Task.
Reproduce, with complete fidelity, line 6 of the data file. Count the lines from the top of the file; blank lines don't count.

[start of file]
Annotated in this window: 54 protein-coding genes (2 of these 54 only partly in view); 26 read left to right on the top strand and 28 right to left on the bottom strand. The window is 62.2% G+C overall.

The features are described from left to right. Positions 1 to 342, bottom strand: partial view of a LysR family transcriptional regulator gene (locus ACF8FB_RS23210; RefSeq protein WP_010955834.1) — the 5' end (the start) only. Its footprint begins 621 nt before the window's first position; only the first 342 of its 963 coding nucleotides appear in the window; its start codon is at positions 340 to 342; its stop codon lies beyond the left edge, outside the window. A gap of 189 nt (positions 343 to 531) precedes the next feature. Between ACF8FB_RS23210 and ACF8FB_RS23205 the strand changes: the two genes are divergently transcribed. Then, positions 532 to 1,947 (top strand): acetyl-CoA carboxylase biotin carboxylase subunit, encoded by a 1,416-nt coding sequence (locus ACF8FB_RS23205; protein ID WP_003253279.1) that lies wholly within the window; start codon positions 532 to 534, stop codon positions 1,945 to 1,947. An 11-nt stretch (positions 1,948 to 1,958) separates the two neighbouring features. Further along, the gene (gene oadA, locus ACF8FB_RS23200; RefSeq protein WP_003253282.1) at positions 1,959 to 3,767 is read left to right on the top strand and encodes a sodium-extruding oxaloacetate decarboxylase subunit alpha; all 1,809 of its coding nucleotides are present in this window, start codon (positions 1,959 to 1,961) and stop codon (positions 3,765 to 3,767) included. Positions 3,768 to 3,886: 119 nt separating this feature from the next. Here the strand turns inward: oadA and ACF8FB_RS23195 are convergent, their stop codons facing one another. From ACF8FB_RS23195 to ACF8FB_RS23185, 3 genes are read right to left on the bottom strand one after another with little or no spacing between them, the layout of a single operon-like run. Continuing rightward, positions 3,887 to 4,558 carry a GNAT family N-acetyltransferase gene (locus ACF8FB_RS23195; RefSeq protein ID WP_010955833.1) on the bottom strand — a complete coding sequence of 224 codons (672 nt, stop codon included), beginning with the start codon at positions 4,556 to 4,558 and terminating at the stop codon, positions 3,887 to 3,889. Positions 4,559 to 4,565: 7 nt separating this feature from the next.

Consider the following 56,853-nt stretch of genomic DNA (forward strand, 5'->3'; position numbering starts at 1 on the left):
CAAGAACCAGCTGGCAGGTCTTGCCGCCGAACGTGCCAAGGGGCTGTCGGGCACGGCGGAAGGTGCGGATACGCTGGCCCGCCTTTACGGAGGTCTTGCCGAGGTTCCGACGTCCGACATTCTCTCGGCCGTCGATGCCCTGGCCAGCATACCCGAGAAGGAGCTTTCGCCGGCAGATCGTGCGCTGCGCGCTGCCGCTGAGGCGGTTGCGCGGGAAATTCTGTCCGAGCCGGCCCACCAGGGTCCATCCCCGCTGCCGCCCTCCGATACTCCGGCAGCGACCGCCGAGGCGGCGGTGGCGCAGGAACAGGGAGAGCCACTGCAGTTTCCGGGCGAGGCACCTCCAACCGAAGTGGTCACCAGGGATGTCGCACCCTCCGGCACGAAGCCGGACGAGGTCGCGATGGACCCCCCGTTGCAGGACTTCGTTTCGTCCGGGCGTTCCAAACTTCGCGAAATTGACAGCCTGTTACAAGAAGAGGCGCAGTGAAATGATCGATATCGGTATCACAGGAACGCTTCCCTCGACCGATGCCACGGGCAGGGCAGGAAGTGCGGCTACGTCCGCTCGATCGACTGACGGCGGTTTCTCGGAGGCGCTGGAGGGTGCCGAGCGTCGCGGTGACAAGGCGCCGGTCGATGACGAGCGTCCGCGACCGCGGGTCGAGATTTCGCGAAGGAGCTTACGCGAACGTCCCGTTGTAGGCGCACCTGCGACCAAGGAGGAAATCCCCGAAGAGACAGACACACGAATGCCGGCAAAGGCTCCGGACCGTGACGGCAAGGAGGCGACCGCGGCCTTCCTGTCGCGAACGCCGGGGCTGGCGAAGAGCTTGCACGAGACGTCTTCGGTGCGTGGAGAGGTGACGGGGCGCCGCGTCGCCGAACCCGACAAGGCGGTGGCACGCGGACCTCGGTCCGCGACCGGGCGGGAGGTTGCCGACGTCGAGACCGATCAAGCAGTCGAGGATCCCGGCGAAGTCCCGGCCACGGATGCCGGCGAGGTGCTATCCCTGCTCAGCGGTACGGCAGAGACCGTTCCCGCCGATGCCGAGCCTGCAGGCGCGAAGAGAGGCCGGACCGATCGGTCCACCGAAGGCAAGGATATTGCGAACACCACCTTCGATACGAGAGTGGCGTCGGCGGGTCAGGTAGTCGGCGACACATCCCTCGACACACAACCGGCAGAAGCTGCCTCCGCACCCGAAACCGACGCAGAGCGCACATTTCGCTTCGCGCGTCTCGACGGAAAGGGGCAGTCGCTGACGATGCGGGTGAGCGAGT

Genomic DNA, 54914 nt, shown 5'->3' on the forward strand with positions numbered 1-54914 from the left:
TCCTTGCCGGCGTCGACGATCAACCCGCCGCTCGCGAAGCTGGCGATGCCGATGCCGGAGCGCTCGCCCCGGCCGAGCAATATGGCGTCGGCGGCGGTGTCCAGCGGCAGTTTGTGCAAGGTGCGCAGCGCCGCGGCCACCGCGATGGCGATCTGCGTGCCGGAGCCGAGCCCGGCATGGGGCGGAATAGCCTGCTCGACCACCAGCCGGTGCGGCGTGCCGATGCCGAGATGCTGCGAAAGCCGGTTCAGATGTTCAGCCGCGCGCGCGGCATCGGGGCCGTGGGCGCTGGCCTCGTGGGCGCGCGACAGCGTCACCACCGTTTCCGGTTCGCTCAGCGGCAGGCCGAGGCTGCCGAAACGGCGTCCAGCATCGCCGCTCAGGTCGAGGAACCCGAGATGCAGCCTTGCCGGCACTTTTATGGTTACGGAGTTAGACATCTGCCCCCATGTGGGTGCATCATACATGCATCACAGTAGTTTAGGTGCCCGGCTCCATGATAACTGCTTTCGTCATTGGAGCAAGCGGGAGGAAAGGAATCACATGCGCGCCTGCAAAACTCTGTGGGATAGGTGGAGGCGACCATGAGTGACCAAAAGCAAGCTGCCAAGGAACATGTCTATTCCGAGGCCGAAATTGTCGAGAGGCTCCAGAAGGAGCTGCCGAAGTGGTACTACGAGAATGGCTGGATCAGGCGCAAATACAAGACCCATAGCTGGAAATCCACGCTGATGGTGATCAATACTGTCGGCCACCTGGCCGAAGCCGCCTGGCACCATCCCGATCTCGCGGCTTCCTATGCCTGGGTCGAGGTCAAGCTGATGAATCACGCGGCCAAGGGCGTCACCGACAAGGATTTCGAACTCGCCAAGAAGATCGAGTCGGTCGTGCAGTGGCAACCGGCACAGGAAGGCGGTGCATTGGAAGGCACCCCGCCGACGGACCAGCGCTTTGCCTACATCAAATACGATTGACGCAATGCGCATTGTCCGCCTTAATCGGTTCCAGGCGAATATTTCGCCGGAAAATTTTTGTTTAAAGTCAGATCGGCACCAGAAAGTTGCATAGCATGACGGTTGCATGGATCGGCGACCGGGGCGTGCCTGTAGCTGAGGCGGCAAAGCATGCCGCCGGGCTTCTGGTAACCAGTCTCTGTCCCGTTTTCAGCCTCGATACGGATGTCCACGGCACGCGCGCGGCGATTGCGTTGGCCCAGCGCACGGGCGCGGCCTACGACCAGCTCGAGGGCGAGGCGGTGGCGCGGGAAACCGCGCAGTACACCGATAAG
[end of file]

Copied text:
TCCTTGCCGGCGTCGACGATCAACCCGCCGCTCGCGAAGCTGGCGATGCCGATGCCGGAGCGCTCGCCCCGGCCGAGCAATATGGCGTCGGCGGCGGTGTCCAGCGGCAGTTTGTGCAAGGTGCGCAGCGCCGCGGCCACCGCGATGGCGATCTGCGTGCCGGAGCCGAGCCCGGCATGGGGCGGAATAGCCTGCTCGACCACCAGCCGGTGCGGCGTGCCGATGCCGAGATGCTGCGAAAGCCGGTTCAGATGTTCAGCCGCGCGCGCGGCATCGGGGCCGTGGGCGCTGGCCTCGTGGGCGCGCGACAGCGTCACCACCGTTTCCGGTTCGCTCAGCGGCAGGCCGAGGCTGCCGAAACGGCGTCCAGCATCGCCGCTCAGGTCGAGGAACCCGAGATGCAGCCTTGCCGGCACTTTTATGGTTACGGAGTTAGACATCTGCCCCCATGTGGGTGCATCATACATGCATCACAGTAGTTTAGGTGCCCGGCTCCATGATAACTGCTTTCGTCATTGGAGCAAGCGGGAGGAAAGGAATCACATGCGCGCCTGCAAAACTCTGTGGGATAGGTGGAGGCGACCATGAGTGACCAAAAGCAAGCTGCCAAGGAACATGTCTATTCCGAGGCCGAAATTGTCGAGAGGCTCCAGAAGGAGCTGCCGAAGTGGTACTACGAGAATGGCTGGATCAGGCGCAAATACAAGACCCATAGCTGGAAATCCACGCTGATGGTGATCAATACTGTCGGCCACCTGGCCGAAGCCGCCTGGCACCATCCCGATCTCGCGGCTTCCTATGCCTGGGTCGAGGTCAAGCTGATGAATCACGCGGCCAAGGGCGTCACCGACAAGGATTTCGAACTCGCCAAGAAGATCGAGTCGGTCGTGCAGTGGCAACCGGCACAGGAAGGCGGTGCATTGGAAGGCACCCCGCCGACGGACCAGCGCTTTGCCTACATCAAATACGATTGACGCAATGCGCATTGTCCGCCTTAATCGGTTCCAGGCGAATATTTCGCCGGAAAATTTTTGTTTAAAGTCAGATCGGCACCAGAAAGTTGCATAGCATGACGGTTGCATGGATCGGCGACCGGGGCGTGCCTGTAGCTGAGGCGGCAAAGCATGCCGCCGGGCTTCTGGTAACCAGTCTCTGTCCCGTTTTCAGCCTCGATACGGATGTCCACGGCACGCGCGCGGCGATTGCGTTGGCCCAGCGCACGGGCGCGGCCTACGACCAGCTCGAGGGCGAGGCGGTGGCGCGGGAAACCGCGCAGTACACCGATAAG